Since my grasp of Swahili is limited to “please,” “thank you,” and “my wife is allergic to mangoes,” Hamisi helped us through our introductions and the requisite number of friendly greetings to satisfy Tanzanian etiquette (which, I’ll add, takes far longer than for the average straight-to-business American), before announcing the main event, the brewing of a traditional East-African pombe. Several feet away from the table, our hosts had laid out the tools of their trade in a cooking-show-style before/during/after line-up: 1. metal bowl balanced on three large rocks over an open fire, 2. orange plastic five-gallon bucket, 3. Red mixing bowl with an assortment of empty 16-ounce Fanta and Miranda soda bottles, and 4. a full bottle of the finished product.
After the water came to a boil, the brewer, a twenty-something woman wrapped in multi-colored khangas, a traditional cotton cloth, tossed in a bag of loose tea and some sugar, expertly shuffling the coals beneath the pot to keep the heat constant. After boiling the wort for about twenty minutes, she poured it through cheesecloth into the orange bucket until it was cool enough to add yeast. As the mixture was cooling, a few of the members of the gathering had become increasingly intoxicated from a bottle of Konyagi, a sugar cane–based liquor that Hamisi explained was the cheapest and strongest available nearby. When one of them passed out and started drooling on himself, his wife stood up to take his knife and cell phone, to his boozy displeasure and the amusement of his friends.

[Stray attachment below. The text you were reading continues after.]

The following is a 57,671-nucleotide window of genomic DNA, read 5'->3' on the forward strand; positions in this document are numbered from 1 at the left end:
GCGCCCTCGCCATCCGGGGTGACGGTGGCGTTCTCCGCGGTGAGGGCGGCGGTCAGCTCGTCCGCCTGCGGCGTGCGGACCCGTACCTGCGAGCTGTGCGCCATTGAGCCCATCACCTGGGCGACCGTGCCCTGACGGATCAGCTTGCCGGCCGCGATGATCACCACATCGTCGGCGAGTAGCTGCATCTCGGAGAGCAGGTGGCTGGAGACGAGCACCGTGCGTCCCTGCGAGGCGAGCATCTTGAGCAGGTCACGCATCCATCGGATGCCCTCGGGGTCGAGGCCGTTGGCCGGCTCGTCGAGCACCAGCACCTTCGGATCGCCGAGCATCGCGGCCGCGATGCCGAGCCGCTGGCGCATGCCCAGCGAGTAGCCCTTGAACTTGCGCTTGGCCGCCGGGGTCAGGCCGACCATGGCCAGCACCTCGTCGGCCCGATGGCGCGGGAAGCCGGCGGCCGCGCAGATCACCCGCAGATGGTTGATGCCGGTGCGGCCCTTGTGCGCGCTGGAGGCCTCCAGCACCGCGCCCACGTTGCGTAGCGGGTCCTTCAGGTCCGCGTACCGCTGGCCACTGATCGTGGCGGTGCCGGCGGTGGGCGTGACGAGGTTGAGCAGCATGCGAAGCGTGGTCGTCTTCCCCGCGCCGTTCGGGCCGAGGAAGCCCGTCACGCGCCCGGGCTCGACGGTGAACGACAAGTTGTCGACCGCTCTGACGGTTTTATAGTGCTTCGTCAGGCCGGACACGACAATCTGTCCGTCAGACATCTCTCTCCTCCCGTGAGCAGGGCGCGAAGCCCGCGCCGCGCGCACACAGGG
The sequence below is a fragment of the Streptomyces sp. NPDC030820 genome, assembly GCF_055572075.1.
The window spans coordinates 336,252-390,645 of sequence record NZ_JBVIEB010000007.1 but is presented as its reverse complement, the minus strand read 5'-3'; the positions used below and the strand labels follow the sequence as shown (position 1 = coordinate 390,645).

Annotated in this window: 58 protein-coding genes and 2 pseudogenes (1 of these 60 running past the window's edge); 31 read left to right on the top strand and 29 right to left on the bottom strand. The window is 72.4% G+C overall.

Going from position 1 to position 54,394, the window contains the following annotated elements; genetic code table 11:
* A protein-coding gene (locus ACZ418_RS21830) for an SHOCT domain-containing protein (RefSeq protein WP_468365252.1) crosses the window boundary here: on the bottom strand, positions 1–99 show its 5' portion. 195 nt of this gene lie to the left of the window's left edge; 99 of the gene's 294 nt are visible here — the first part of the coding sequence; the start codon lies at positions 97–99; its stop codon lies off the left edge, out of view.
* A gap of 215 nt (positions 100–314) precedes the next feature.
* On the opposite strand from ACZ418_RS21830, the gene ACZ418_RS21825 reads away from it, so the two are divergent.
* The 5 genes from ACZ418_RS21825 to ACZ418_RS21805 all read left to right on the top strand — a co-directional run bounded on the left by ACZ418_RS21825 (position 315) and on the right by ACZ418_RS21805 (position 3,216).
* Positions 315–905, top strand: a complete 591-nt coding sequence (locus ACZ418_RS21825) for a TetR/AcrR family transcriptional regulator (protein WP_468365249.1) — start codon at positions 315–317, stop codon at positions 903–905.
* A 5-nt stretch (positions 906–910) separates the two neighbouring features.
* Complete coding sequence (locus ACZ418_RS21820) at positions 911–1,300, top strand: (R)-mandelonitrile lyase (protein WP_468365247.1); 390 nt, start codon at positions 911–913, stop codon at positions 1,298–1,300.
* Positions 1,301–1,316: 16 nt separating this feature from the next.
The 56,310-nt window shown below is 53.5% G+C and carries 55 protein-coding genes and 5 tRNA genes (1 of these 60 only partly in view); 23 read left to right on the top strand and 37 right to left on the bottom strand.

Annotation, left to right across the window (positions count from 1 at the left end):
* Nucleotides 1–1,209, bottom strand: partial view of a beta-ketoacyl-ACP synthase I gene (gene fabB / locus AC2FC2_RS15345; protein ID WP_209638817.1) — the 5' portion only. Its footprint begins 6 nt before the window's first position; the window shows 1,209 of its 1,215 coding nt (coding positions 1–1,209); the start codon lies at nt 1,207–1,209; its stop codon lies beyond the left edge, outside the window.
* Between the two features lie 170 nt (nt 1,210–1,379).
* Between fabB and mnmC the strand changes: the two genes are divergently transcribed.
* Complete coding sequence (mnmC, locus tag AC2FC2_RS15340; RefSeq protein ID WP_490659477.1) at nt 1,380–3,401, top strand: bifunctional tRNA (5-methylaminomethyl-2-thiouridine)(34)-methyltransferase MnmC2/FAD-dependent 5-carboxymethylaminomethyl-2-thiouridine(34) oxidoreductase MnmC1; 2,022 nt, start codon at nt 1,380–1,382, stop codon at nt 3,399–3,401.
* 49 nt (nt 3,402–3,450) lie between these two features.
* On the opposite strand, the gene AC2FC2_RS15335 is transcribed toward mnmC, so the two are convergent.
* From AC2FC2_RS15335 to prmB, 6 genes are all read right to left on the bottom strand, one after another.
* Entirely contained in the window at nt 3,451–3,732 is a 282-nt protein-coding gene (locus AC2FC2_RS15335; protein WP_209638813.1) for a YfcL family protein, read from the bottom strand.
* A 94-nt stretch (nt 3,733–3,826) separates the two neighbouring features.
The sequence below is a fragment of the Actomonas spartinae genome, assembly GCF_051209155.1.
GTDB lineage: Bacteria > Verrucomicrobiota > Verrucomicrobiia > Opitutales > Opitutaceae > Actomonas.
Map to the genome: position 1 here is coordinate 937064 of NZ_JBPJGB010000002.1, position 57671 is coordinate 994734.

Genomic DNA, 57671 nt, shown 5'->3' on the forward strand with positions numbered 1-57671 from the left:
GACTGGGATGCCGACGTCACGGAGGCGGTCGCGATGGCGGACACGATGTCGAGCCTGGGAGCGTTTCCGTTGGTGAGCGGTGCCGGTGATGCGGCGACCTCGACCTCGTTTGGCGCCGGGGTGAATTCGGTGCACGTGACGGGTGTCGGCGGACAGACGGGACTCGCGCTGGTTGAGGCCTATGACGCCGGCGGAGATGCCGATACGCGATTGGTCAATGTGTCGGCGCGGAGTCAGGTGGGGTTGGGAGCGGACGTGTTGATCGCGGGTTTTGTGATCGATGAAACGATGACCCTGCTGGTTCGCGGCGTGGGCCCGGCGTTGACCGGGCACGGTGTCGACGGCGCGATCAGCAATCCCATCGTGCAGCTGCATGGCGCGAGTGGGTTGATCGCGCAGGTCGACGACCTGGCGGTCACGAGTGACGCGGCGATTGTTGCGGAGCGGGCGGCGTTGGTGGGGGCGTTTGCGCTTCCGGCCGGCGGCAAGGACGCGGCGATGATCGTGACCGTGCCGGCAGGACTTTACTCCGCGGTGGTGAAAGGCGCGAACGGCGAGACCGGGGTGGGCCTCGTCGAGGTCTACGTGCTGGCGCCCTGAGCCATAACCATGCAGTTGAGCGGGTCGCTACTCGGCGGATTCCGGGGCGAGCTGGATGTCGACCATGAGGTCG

When the wort was cool enough, the brew mistress added instant yeast from a plastic bag, stirred it with a wooden stick, and then began pouring it into the plastic bottles, which she had first rinsed using water from a bucket that had been there under the canopy since we arrived. And there the newly brewed pombe would sit until the plastic plumped out with carbonation to the desired strength – usually a few days to a week. Luckily, there was a finished bottle on hand for me to sample, so I gave the thumbs-up to those members of the crew who were still upright and for whom the novelty of our presence hadn’t yet worn off, and took a swallow, thus unwittingly setting myself up for days of agony thereafter.
How did it taste? The short answer: about like you’d expect a tea beer brewed and bottled in unsanitized plastic and left to ferment in the heat to taste. But to elaborate a bit, sour and yeasty. Not like beer. Not like tea. Drinkable enough for maybe half a bottle, but I won’t be lobbying my local beer store to start importing it. What it did have in abundance, however, was alcohol, which was pretty much the point.
The sun setting, the pombe drunk, and the already-awkward conversation flagging, we said a goodbye Kwaheri! and headed back to camp. I have no doubt that somewhere in East Africa on that very day, someone – maybe even a noble village elder – joyfully brewed a delicious pombe with all the skill and care of an artisan celebrating an ancient tradition. But here, in one of the poorer corners of a country in which nearly half the population is forced to get by on around $2.00 U.S. per day, there’s also plenty of emphasis on the craft of brewing the strongest possible hooch for the lowest possible price. So now, when the $25 bottle of my favorite brewer’s new choco-lingonberry saison aged in charred sherry casks doesn’t live up to my expectations, or one of my own brewing experiments crashes and burns, I drink to my Mlokan comrades’ health and offer a silent thank-you to the universe that I have the luxury of worrying about such a wonderful but elusive quality as taste.